Chapare Virus: Human to Human Transmission discovered in Bolivia

The researchers from the United States Centre for Disease Control and Prevention have discovered that the Chapare Virus is capable of human to human transmission. Bolivia is currently facing an outbreak of the virus. Just like the Ebola virus, the Chapare virus is capable of causing haemorrhagic fever.

What is Chapare Virus?

  • The Chapare virus was discovered first in 2004 in Bolivia. The virus then disappeared the same year (2004). However, in 2019, at least five people were again infected with Chapare virus. During the 2019 outbreak, the virus was found in samples of bodily fluids.
  • The United States CDC had developed a RT-PCR test to diagnose Chapare virus in future.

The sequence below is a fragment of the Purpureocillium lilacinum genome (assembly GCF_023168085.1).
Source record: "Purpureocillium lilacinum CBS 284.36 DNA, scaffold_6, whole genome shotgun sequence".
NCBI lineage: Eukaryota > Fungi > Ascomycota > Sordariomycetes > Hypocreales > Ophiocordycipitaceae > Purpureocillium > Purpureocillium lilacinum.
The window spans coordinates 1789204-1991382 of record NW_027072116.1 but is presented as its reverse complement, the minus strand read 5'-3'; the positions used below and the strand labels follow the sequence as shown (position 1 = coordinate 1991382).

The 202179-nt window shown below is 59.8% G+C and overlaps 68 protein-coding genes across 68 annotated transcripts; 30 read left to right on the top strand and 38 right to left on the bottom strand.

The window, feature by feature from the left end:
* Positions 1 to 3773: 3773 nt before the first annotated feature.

• In the previous outbreaks there were no signs of human to human transmission. It is the recent 2020 outbreak that has shown that human to human transmission is possible in Chapare virus.
  • Chapare virus was also detected in rodents around the home of the infected person.
  • After the persons infected with Chapare virus died, the virus stayed alive for 24 hours in their bodily fluids.

Why the name Chapare?

Chapare is the region in La Paz (capital of Bolivia). A small outbreak of the virus occurred in the region for the first time and hence the name Chapare virus.

COVID-19: New Trend for Virus names

While naming the Corona Virus, the World Health Organisation made sure the name does not refer to Wuhan of China. The COVID-19 pandemic first began in Wuhan province of China. Usually a new virus is named after regions (like that of Chapare virus) or communities or animals (swine flu) from where the outbreak began. Such naming would cause stigmatization (meaning disgraced) of people, region or animals. In order to avoid this, WHO set a new guideline in 2015.

In COVID-19, ‘CO’ stands for Corona, ‘VI’ stands for virus and ‘D’ stands for Disease. 19 stands for the year 2019, as the outbreak began in 2019.


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